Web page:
Thanks for the reply. I agree also, but was being accused of being too picky by relatives (I was vacuuming the backs of tiles as well as the floor). They said any dust or dirt would be absorbed by the mortar and wouldn't affect adhesion. Thanks again.
Here's the deal. Fired clay tile surfaces are contaminated with what is known as "kiln release". It is a powdery silky product not unlike talcum powder that is used in the manufacturing process. The tiles in most cases are cleaned but only with compressed air. This leaves a powdery residue that can in fact repel any tile adhesive. I have seen this in re-dos many many many times over the years when repairing a tile installation failure due to improper timing of tile placement and allowing kiln release to remain on the tiles.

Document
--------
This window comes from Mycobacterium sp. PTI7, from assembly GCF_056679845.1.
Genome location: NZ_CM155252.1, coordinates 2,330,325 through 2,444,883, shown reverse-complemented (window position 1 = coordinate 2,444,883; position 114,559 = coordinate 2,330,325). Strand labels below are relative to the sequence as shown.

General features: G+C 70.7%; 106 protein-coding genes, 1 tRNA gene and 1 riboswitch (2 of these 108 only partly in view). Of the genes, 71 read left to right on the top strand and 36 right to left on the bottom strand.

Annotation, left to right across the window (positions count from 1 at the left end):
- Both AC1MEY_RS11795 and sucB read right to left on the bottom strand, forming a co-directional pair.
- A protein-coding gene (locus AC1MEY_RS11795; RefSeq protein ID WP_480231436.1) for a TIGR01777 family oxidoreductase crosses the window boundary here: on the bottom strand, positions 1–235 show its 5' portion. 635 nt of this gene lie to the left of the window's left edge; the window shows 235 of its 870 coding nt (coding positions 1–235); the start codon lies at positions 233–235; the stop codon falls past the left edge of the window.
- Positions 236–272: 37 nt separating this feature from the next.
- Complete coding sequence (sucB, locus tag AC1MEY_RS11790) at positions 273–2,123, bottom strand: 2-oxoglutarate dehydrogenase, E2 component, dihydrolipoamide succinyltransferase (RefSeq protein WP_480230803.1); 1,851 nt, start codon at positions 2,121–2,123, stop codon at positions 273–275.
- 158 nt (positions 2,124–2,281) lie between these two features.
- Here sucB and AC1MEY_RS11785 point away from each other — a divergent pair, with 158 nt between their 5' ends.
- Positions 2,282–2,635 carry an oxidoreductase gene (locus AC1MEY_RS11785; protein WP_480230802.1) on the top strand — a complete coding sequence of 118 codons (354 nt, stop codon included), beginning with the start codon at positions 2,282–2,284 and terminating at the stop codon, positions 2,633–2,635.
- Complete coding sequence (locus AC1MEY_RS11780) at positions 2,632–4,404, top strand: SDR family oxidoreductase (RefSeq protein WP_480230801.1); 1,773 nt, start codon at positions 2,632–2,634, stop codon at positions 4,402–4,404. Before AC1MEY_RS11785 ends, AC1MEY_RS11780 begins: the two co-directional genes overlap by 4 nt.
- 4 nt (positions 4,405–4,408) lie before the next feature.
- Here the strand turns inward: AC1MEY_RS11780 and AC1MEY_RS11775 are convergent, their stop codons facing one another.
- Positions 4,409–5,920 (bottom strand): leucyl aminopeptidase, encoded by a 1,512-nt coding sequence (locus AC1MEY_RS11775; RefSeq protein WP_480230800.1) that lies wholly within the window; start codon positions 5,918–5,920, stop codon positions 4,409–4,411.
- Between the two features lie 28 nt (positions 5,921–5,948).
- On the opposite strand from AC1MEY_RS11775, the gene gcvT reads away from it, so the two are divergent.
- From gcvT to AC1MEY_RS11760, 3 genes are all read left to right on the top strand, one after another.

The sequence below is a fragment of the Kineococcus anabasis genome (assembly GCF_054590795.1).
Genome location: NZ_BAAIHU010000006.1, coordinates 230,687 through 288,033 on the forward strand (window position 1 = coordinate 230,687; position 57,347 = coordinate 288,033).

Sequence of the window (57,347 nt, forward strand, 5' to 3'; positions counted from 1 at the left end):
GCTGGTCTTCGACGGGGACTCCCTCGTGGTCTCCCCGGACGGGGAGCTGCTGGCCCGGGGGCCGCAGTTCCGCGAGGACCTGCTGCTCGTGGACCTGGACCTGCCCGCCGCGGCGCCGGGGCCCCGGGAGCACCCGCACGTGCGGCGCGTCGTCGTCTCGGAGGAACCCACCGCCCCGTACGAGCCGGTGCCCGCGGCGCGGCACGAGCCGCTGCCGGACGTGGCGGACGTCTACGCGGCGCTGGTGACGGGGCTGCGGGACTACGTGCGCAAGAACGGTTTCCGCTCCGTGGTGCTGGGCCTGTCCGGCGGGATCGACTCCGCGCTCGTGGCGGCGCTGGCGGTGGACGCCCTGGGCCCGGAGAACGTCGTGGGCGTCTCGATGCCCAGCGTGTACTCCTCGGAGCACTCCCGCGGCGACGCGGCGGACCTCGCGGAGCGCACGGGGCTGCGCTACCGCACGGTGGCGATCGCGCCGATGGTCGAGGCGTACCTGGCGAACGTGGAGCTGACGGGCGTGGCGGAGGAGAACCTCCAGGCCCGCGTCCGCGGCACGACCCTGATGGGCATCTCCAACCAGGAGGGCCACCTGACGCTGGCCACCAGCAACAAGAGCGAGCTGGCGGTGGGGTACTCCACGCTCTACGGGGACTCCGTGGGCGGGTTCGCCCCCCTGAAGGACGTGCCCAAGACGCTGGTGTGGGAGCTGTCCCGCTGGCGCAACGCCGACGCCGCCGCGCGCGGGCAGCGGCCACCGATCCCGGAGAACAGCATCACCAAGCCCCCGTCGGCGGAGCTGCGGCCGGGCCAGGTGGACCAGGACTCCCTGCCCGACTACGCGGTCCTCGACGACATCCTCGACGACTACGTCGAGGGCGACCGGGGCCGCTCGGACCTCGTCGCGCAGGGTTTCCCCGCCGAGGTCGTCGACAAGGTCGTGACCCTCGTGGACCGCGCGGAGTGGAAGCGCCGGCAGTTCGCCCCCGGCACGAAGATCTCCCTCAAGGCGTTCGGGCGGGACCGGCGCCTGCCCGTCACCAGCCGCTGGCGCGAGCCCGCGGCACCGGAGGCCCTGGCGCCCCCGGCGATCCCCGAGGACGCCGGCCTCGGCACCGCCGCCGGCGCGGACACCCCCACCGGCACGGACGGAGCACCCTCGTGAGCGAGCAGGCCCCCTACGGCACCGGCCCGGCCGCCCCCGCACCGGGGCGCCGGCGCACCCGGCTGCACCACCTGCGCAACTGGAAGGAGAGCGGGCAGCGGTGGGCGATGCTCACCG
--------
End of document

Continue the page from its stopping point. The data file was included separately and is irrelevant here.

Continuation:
True the adhesive will absorb some dust but not all.
Vacuuming the tiles isn't enough and isn't the industry recommendation either. The use of a wet sponge to clean the tiles and the substrate is the recommendation. In addition, you should always clean any cementitious substrate with a wet sponge just ahead of spreading thinset mortar.
Then there is the matter of common-sense. What would common sense say to do?
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